Local News

GoRaleigh drivers press city for hazard pay, extra time off

Posted November 5, 2021 7:08 p.m. EDT
Updated November 5, 2021 8:10 p.m. EDT

— The workers who have kept GoRaleigh buses moving throughout the pandemic are now in a drive for incentives from the city for their efforts.

Members of Local 1328 of the Amalgamated Transit Union want Raleigh to use $23 million in federal pandemic relief money to pay time-and-a-half "hazard pay" to GoRaleigh drivers, mechanics and cleaning crews. They also are pressing for an additional 80 hours of sick leave for those workers in case they contract COVID-19 or have mental health issues.

"We need to reward people who kept this city moving during this pandemic," Terrence Dewberry, president of Local 1328, said Friday.

At least 27 members of the union have been infected with coronavirus, Dewberry said.

"To go to work and bring something home that could kill your whole entire family if not contained, that’s not the working conditions we signed up for," he said.

Bus driver Marvin Brooks said he had COVID-19 last winter.

"I got it, [but] I really don’t know where. All I know is I went to work, and I came home with it," Brooks said. "As I go to work every day, I pray. It’s what it is. You’re very terrified."

"I’m still afraid. I don’t want to take nothing home to my family at all," Sherita McCullers agreed, adding that she and other drivers also have to deal with passengers who refuse to wear masks, even though the city requires them.

"We’re on the frontline, and we as drivers are fighting. I think everybody on the frontline deserves it," McCullers said.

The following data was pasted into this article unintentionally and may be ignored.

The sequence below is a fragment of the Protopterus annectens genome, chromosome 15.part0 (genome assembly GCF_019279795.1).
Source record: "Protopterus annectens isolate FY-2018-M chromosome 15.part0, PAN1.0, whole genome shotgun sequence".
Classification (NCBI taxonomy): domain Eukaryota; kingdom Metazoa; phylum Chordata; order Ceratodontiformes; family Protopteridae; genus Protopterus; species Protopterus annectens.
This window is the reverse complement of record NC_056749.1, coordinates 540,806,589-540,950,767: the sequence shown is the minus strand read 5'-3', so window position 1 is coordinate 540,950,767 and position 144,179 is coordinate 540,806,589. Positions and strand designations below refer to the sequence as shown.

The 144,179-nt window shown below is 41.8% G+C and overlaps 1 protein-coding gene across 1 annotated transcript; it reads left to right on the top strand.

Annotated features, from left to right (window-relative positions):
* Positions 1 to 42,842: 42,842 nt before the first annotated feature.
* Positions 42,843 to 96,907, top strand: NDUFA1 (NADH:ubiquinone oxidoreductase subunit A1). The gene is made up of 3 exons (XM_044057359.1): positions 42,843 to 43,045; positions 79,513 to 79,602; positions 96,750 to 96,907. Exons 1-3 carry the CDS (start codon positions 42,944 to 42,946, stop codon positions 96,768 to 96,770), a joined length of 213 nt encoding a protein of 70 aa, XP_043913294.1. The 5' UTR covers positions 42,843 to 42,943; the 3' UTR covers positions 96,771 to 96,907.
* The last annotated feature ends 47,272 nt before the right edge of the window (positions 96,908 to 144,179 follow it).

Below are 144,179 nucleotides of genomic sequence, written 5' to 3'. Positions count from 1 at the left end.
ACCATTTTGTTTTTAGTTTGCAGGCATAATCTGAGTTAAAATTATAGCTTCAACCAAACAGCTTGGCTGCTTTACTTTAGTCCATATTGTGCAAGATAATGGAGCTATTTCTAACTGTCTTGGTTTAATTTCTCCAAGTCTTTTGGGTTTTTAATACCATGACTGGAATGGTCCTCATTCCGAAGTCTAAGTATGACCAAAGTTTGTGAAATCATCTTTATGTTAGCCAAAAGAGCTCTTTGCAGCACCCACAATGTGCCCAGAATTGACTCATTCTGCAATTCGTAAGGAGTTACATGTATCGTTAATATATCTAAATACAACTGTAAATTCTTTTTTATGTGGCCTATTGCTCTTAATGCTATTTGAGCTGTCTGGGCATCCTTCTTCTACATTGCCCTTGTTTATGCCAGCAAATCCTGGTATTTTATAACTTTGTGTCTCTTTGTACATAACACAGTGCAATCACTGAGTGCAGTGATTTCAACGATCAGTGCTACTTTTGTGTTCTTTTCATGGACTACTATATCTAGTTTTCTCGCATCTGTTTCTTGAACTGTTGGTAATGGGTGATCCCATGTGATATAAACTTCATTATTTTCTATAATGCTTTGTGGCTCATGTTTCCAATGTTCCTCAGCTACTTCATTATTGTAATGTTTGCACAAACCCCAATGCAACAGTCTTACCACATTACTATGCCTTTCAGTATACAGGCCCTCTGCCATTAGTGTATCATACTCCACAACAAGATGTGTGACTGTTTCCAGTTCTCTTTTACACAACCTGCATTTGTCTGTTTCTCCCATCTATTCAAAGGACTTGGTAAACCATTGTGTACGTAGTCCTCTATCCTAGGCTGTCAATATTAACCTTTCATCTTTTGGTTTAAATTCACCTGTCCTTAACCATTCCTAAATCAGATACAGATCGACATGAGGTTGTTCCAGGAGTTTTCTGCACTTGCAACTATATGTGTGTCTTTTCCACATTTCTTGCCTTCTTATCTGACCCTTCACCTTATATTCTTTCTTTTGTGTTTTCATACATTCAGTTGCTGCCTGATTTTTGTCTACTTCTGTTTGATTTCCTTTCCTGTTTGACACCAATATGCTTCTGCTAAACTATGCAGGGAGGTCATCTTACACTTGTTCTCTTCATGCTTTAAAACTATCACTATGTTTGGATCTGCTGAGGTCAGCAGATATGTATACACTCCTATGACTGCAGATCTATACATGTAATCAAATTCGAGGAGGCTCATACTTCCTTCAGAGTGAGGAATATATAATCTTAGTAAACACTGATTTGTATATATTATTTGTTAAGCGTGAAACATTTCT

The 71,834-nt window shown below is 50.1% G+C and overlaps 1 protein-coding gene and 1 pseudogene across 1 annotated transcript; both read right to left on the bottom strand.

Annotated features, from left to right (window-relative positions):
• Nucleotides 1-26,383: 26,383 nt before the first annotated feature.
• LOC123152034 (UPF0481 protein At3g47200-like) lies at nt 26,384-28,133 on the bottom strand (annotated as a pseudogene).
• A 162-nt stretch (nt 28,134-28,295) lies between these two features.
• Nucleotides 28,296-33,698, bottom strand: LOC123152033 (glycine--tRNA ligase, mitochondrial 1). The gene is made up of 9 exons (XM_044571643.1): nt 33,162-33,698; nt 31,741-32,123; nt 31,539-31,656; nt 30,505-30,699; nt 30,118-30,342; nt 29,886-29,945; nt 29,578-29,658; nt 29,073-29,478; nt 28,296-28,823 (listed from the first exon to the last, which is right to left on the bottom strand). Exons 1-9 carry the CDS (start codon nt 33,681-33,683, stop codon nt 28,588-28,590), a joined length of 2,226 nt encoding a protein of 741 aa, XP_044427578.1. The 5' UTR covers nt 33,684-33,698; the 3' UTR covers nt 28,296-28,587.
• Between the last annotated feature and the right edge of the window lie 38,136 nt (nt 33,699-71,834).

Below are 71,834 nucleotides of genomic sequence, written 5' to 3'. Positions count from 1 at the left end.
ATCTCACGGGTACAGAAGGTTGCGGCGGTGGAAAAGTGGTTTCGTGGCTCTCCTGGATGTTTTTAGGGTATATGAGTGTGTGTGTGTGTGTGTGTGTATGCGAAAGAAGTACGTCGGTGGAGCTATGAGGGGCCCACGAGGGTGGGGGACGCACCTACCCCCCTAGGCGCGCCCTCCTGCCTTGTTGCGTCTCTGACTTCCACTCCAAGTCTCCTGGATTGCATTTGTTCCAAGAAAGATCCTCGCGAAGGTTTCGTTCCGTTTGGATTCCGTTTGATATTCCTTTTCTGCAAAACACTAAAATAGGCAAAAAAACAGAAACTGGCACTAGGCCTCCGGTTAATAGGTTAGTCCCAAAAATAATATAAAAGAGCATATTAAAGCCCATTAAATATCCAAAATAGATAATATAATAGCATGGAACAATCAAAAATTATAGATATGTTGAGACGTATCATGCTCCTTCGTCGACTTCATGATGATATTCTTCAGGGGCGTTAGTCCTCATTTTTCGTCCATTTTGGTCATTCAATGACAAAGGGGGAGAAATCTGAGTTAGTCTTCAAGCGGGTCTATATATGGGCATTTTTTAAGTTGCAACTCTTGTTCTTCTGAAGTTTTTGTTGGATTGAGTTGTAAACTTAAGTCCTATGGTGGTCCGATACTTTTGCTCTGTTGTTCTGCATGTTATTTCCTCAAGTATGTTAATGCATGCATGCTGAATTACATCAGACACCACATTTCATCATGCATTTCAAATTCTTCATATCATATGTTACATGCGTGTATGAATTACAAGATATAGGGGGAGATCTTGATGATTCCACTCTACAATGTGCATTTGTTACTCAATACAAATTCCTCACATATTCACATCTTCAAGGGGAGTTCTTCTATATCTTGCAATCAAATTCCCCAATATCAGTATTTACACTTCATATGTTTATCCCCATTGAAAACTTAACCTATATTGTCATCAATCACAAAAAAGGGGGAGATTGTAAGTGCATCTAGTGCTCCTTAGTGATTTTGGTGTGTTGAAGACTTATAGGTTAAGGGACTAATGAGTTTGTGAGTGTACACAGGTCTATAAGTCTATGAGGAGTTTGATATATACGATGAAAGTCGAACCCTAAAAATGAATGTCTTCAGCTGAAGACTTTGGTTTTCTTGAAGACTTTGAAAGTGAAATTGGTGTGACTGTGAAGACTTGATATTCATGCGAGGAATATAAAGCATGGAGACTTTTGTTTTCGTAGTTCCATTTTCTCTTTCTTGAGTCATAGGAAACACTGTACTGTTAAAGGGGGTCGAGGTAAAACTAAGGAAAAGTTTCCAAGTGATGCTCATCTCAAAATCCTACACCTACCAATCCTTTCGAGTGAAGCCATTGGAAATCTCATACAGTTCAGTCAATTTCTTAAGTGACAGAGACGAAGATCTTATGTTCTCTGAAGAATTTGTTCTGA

An online call to action has received around 600 letters of support sent to the city. Mayor Mary-Ann Baldwin said she was unaware of the push for hazard pay and extra sick leave for GoRaleigh workers.

City officials have sent information to City Council members to "clarify" what they say are "inaccurate statements" made by Local 1328 about the situation.

The officials noted several steps taken during the pandemic to keep GoRaleigh workers safe, such as suspending fares, having people board and exit near the rear of the bus and installing plastic partitions behind the drivers' seats. GoRaleigh workers also received hazard pay from March 2020 to December 2020, which was five months longer than other city workers, officials said.

"The health and safety of GoRaleigh employees remains our top priority," officials said.

A GoRaleigh spokesperson told WRAL News that there have been "no grievances submitted" on the issue of hazard pay this year.

The transit system is down about 27 drivers, or 12 percent of its workforce, and Dewberry said the hazard pay and extra sick leave could make the jobs more enticing to people.

"It’s not about just money. It’s trying to instill that our work is valuable and that our working conditions have changed," he said. "A [commercial driver's license] right now is worth its price in gold with the driver shortage. So how, long term, can we keep this transit system moving when there’s such a competitive market?"

Our commenting policy has changed. If you would like to comment, please share on social media using the icons below and comment there.